Chapter 2: What Does Coaching Look Like?
Instructional Coaching is a partnership. There's really no simpler way to explain it. As a coach, I work alongside teachers as we work together to impact the teaching and learning that occurs in their classroom. What we focus on is entirely up to the classroom teacher. They are in the driver's seat. While the teachers are determining their desired coaching path, I focus on high-leverage practices that will impact the area (behavior, content knowledge, direct instruction, or formative assessment) teachers want to work on. In chapter two, Knight shares five actions coaches can take to accelerate teacher learning:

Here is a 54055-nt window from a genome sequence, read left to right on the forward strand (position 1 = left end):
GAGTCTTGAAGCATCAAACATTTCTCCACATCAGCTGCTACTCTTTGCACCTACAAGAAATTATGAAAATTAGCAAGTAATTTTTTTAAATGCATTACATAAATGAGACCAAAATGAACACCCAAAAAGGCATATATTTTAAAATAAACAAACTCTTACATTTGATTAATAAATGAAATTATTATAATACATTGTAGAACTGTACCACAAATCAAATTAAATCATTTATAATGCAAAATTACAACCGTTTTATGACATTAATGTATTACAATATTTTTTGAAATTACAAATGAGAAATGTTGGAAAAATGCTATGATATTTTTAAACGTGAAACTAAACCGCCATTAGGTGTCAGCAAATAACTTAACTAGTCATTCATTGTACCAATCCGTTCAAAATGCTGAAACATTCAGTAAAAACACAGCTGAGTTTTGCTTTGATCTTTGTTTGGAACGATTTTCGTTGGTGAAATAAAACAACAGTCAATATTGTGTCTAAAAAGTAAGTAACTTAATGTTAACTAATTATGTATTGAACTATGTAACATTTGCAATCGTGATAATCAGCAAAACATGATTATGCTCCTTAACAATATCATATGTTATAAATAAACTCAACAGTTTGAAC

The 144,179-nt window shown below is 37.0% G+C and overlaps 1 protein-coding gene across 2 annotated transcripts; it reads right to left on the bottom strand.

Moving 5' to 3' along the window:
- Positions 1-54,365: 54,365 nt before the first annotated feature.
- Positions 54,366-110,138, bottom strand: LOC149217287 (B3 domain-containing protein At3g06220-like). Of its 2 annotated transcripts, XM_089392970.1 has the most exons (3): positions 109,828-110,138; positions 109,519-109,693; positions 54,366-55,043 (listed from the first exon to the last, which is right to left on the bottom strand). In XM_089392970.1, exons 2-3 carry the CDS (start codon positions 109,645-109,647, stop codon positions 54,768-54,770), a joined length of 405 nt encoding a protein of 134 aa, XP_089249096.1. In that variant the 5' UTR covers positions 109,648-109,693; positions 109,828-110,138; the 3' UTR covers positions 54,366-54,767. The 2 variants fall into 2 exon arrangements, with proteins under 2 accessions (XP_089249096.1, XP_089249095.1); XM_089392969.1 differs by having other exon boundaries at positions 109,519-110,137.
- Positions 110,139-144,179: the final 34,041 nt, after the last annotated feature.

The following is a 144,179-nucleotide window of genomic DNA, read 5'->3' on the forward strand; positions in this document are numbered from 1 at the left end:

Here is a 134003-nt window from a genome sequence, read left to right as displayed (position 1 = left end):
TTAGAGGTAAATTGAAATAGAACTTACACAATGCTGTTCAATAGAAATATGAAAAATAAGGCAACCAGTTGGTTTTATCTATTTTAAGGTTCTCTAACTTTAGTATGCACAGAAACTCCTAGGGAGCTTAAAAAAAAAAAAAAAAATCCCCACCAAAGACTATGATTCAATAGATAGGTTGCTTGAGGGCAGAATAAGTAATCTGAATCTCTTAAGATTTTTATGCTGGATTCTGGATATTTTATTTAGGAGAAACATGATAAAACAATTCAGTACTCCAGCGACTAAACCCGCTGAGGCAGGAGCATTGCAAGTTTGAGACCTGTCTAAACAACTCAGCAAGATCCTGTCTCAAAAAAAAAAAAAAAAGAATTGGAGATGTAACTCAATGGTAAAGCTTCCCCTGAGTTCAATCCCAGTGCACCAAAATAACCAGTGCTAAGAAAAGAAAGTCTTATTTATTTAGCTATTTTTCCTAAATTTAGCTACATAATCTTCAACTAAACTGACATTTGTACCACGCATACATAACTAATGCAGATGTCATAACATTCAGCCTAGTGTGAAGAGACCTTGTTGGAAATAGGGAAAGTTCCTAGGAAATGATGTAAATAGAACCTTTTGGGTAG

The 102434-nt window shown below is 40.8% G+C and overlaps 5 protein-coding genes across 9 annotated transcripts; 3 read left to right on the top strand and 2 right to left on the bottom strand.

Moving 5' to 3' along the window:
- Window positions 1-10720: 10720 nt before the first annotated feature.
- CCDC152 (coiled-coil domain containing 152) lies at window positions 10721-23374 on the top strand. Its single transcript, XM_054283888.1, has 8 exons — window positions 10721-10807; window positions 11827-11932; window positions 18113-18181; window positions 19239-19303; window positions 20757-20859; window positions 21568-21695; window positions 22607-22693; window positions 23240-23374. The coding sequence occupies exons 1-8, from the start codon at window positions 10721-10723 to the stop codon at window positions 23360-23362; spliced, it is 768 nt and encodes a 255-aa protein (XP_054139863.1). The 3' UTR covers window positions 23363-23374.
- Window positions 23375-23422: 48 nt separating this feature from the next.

4. Providing Feedback
5. Providing Support
To be an effective coach, it isn't enough to simply know a lot about teaching, you also have to establish emotional connections. Whether you have been in your building for years or just a few months, you need to take time upfront to establish these connections. Once the relationships are there, the "heavy coaching" or coaching cycles that focus on discovering answers to the challenges present in a teacher's classroom can occur.